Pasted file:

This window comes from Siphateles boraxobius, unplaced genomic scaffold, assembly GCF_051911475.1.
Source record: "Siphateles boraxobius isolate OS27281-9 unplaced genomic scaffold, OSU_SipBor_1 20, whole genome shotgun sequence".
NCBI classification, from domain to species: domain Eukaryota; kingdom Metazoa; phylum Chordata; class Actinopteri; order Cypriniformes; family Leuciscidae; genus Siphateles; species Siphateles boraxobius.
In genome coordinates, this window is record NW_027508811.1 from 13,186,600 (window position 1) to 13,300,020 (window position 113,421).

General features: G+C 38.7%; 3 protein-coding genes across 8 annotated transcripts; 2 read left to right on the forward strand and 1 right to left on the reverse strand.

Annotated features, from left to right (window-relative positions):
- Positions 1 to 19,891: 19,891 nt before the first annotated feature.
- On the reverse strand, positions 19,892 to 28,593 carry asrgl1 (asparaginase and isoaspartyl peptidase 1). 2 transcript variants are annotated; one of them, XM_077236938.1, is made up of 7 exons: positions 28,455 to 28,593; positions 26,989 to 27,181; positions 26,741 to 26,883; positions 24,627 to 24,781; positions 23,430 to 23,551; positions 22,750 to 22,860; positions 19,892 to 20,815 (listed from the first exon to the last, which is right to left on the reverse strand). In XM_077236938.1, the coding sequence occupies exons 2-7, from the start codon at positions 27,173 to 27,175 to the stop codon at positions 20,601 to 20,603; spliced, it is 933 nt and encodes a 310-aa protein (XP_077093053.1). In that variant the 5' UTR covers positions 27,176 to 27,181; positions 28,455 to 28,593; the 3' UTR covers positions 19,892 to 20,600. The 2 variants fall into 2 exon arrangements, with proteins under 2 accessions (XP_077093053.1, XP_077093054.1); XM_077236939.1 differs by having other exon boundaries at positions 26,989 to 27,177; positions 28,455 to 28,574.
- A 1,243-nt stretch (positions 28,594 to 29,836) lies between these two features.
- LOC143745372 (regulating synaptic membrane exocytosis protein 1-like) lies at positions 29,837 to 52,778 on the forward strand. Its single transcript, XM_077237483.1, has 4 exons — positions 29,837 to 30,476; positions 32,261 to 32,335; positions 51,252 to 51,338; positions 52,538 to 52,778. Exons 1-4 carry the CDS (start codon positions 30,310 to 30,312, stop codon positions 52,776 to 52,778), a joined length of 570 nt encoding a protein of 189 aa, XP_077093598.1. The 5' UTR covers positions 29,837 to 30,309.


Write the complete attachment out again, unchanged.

This window comes from Siphateles boraxobius, unplaced genomic scaffold, assembly GCF_051911475.1.
Source record: "Siphateles boraxobius isolate OS27281-9 unplaced genomic scaffold, OSU_SipBor_1 20, whole genome shotgun sequence".
NCBI classification, from domain to species: domain Eukaryota; kingdom Metazoa; phylum Chordata; class Actinopteri; order Cypriniformes; family Leuciscidae; genus Siphateles; species Siphateles boraxobius.
In genome coordinates, this window is record NW_027508811.1 from 13,186,600 (window position 1) to 13,300,020 (window position 113,421).

General features: G+C 38.7%; 3 protein-coding genes across 8 annotated transcripts; 2 read left to right on the forward strand and 1 right to left on the reverse strand.

Annotated features, from left to right (window-relative positions):
- Positions 1 to 19,891: 19,891 nt before the first annotated feature.
- On the reverse strand, positions 19,892 to 28,593 carry asrgl1 (asparaginase and isoaspartyl peptidase 1). 2 transcript variants are annotated; one of them, XM_077236938.1, is made up of 7 exons: positions 28,455 to 28,593; positions 26,989 to 27,181; positions 26,741 to 26,883; positions 24,627 to 24,781; positions 23,430 to 23,551; positions 22,750 to 22,860; positions 19,892 to 20,815 (listed from the first exon to the last, which is right to left on the reverse strand). In XM_077236938.1, the coding sequence occupies exons 2-7, from the start codon at positions 27,173 to 27,175 to the stop codon at positions 20,601 to 20,603; spliced, it is 933 nt and encodes a 310-aa protein (XP_077093053.1). In that variant the 5' UTR covers positions 27,176 to 27,181; positions 28,455 to 28,593; the 3' UTR covers positions 19,892 to 20,600. The 2 variants fall into 2 exon arrangements, with proteins under 2 accessions (XP_077093053.1, XP_077093054.1); XM_077236939.1 differs by having other exon boundaries at positions 26,989 to 27,177; positions 28,455 to 28,574.
- A 1,243-nt stretch (positions 28,594 to 29,836) lies between these two features.
- LOC143745372 (regulating synaptic membrane exocytosis protein 1-like) lies at positions 29,837 to 52,778 on the forward strand. Its single transcript, XM_077237483.1, has 4 exons — positions 29,837 to 30,476; positions 32,261 to 32,335; positions 51,252 to 51,338; positions 52,538 to 52,778. Exons 1-4 carry the CDS (start codon positions 30,310 to 30,312, stop codon positions 52,776 to 52,778), a joined length of 570 nt encoding a protein of 189 aa, XP_077093598.1. The 5' UTR covers positions 29,837 to 30,309.